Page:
To measure your success of diversifying, several calculations have been developed to provide an indication of how well your portfolio is performing in terms of its variance and its return. There is more than 1 way to get a 10% return. Graph 1 below shows a smooth portfolio increase upwards at a 10% return over the year; graph 2 below shows a 10% return at year-end, but a real roller coaster of performance over the year.
Which portfolio would you rather have? The 2nd portfolio would be great if you sold out on March 1st and locked in your 20% return, but it sure didn’t hold that value for long. What if you had to sell out on April 1st and lost 5%?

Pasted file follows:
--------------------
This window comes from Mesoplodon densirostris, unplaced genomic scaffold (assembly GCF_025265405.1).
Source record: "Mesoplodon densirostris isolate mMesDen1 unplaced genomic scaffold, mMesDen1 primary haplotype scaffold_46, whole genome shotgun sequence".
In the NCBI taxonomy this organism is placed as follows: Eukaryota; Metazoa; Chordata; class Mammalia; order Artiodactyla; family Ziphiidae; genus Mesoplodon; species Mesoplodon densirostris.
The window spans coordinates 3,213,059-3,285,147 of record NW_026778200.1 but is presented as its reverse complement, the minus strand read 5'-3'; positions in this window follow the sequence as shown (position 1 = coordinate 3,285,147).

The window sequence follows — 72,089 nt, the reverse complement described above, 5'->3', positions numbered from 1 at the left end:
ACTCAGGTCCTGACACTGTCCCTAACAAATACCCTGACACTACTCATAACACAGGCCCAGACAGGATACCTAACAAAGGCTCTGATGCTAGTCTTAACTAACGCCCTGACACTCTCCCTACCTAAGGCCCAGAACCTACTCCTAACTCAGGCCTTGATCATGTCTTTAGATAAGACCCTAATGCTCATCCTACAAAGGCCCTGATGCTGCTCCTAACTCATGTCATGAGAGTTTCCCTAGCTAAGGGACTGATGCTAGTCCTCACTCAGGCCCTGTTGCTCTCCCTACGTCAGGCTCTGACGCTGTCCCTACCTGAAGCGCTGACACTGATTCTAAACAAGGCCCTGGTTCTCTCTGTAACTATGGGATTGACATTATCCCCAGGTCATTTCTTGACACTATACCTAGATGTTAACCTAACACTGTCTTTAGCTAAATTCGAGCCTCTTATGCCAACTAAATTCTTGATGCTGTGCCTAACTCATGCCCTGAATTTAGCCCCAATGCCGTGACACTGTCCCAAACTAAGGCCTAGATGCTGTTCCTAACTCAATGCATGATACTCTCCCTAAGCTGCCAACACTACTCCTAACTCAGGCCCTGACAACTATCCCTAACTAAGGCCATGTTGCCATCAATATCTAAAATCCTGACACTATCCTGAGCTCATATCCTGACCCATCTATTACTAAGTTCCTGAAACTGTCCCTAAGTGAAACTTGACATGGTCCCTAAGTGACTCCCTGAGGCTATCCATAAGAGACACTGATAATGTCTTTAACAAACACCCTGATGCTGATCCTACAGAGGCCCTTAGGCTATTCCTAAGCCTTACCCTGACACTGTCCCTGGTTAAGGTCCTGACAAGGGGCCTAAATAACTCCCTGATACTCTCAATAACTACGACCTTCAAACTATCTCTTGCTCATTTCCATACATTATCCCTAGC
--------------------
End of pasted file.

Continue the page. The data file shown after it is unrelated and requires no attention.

To measure this relationship between a portfolio’s variance and its return, Wall Street has developed several ratios or indices. The most popular is also the simplest. It is called the [ts]Sharpe Ratio[tm]A measure of the success of your portfolio by considering its return and its variance.[te]. Nobel prize winner, William Sharpe, created this formula over 40 years ago. The Sharpe Ratio informs you whether the higher returns you receive from certain securities are the product of your wonderful investing strategy or higher [ts]risk[tm]The expected variance of the returns of your investments.[te] and volatility. This Ratio provides important feedback and helps you select the right stocks for you and your plan.